Eating chocolate can provide a happiness rush, but now giving it offers a super-sized dose of positivity, thanks to local chocolate company K’UL. Berry Grateful, a special bar dedicated to thanking essential workers on the front lines of the COVID-19 pandemic, is the combined (but safely-distanced) effort of K’UL, Mutiny Bay Blues (blueberries), and the Great Little Box Company (packaging). The goal? Give back, and allow others to join in.

Ariana Lee-Newman and Paul Newman, founders of K’UL, wanted a way to stay externally focused and share gratitude during a time where fear and self-preservation can easily rule the day.

“We could have just done something ourselves, but we wanted to allow others to participate,” says Ariana. “The people we were talking to, they wanted to be able to give, too. So we thought: How big can we make this? How can we expand on everyone’s desire to thank their postal carrier, or grocery store clerk, or bus driver all the way to the people working on the front lines of healthcare saving lives.”

K’UL products are ethically sourced, direct-trade, hand-crafted, small-batch, bean-to-bar chocolate that uses only organic and Non-GMO ingredients. Photo courtesy: K’UL Chocolate

“How big” is nationwide. Two thousand bars will be donated to hospitals across the nation, chosen at random from public nominations to K’UL’s Berry Grateful page. But from an inclusion standpoint, K’UL is also empowering others to join in the joyful distribution. Offering the bars at their own supply cost, K’UL will send 10 bars for $25, inclusive of shipping, for do-gooders to share with medical professionals, postal workers, sanitation engineers, grocery staff, or anyone else providing work for which we are all “Berry Grateful.”

“We recognized that it is really easy succumb to feelings of fear and anxiety in a time like this,” says Ariana. “We felt what we needed as a community and a world is people giving and sharing.”

Giving and sharing isn’t new to K’UL: The company is mission-driven and dedicated to a product that directly supports women growers—and through them their communities—with economic opportunities. Their efforts focus on driving awareness to the human cost of the chocolate industry and rewriting the way cacao is sourced to give growers a living wage for their efforts and materials.

K’UL owners Ariana Lee-Newman and Paul Newman wanted to offer a way for folks to thank the essential workers keeping things going during this unprecedented time. Photo credit: Katheryn Moran Photography (@katherynmoranphotography)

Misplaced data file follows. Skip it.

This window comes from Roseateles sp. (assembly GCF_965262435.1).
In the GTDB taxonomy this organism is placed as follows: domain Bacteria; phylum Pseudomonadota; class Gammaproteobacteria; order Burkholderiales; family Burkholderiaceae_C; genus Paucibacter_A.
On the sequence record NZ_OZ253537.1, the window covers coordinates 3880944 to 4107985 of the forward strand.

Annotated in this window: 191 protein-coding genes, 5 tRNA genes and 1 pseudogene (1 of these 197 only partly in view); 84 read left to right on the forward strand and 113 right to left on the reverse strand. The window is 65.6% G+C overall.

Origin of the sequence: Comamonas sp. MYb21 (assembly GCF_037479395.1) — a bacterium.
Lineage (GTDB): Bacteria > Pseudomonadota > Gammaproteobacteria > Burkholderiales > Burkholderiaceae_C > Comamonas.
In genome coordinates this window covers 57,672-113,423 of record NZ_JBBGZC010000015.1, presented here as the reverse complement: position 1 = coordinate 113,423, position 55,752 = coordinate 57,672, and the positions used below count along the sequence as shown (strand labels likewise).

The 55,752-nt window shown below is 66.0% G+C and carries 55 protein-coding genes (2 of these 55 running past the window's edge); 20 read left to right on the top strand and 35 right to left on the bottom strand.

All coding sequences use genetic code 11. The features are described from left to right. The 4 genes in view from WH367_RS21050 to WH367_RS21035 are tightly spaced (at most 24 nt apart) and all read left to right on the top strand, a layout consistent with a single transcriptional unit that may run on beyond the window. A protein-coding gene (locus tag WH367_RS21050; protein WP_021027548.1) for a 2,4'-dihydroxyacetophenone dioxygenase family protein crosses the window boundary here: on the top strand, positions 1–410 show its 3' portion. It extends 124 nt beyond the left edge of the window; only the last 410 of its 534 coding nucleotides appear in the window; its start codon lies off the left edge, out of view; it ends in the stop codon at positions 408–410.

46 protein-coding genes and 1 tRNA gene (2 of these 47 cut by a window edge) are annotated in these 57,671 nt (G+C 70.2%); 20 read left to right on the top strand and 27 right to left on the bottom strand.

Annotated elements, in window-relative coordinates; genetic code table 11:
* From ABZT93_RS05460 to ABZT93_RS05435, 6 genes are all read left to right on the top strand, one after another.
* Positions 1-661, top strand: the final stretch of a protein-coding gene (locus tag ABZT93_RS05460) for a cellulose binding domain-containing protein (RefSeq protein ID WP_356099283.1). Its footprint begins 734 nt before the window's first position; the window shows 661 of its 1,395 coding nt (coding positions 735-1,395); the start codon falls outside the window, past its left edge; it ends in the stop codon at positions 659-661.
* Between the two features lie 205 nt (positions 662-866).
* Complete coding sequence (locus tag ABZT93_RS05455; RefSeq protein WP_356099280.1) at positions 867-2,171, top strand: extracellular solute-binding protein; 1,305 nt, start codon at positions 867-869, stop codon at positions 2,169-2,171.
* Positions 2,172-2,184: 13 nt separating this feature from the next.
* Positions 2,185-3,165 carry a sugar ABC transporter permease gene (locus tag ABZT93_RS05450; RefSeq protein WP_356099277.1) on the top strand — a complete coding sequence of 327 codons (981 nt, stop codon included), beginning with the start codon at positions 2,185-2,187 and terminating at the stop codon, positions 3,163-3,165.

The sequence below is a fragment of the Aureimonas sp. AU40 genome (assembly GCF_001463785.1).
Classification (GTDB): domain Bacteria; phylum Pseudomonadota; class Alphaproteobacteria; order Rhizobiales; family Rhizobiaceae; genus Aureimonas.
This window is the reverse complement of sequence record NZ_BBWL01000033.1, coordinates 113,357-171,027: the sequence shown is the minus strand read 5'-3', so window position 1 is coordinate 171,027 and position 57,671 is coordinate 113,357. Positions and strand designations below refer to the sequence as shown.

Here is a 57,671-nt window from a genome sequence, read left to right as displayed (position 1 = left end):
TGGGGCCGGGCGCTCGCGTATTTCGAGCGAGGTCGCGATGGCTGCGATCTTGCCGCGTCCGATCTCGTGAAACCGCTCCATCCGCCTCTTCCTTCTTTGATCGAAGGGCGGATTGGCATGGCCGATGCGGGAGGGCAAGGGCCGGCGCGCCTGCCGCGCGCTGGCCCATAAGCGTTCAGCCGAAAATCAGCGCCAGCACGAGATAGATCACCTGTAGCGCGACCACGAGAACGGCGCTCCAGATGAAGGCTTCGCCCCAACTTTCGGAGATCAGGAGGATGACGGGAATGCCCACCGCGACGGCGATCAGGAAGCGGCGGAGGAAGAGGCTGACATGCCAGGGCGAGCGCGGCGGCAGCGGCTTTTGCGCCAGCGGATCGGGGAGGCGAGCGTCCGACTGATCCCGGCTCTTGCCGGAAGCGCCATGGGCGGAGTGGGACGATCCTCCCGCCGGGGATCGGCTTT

So, when they offer a bar made of ethically sourced, direct-trade, hand-crafted, small-batch, bean-to-bar chocolate that uses only organic and Non-GMO ingredients—at cost—it not only has no financial benefit to K’UL, they are donating their time and thankfulness while still supporting their suppliers’ livelihoods.

As far as Berry Grateful, in particular, they wanted a bar that was “good for people and good for peoples’ spirits,” Ariana says of the antioxidant-loaded dark chocolate-blueberry mix. “With Mutiny Bay and Great Little Box—we’re so lucky to have good business relationships.”

K’UL is in the process of making over 2,000 bars, with the commitment from these facilitating partners to  support 5,000 right now if there’s demand from charitable orders.

Both Paul and Ariana note how inspiring and resilient Bellingham, as a community, has been so far. They cite being inspired by several other local businesses who are doing charitable work and providing services in needed ways at a time they could be cutting costs and labor.

The entire K’UL team strives to stay externally focused and share gratitude during a time where fear and self-preservation can easily rule the day. Photo credit: Kelly Rosebrock (@kellypho)

The story of K’UL’s chocolate thank yous has been pitched to a major news service, but if they get the press, Ariana isn’t looking to talk about her business; she’s excited she might get the opportunity to use that platform to share the actions of others she’s witnessing in our community as an example to inspire folks far and wide.

“Giving is better than compressing,” says Paul. “When you throw a rock in the water it creates a ripple effect. All of these sometimes-small things we’re seeing people do are generating more positive outcomes, you just never know what effect an action might have. Taking action is so much better than sitting in fear or worry over the unknown.”

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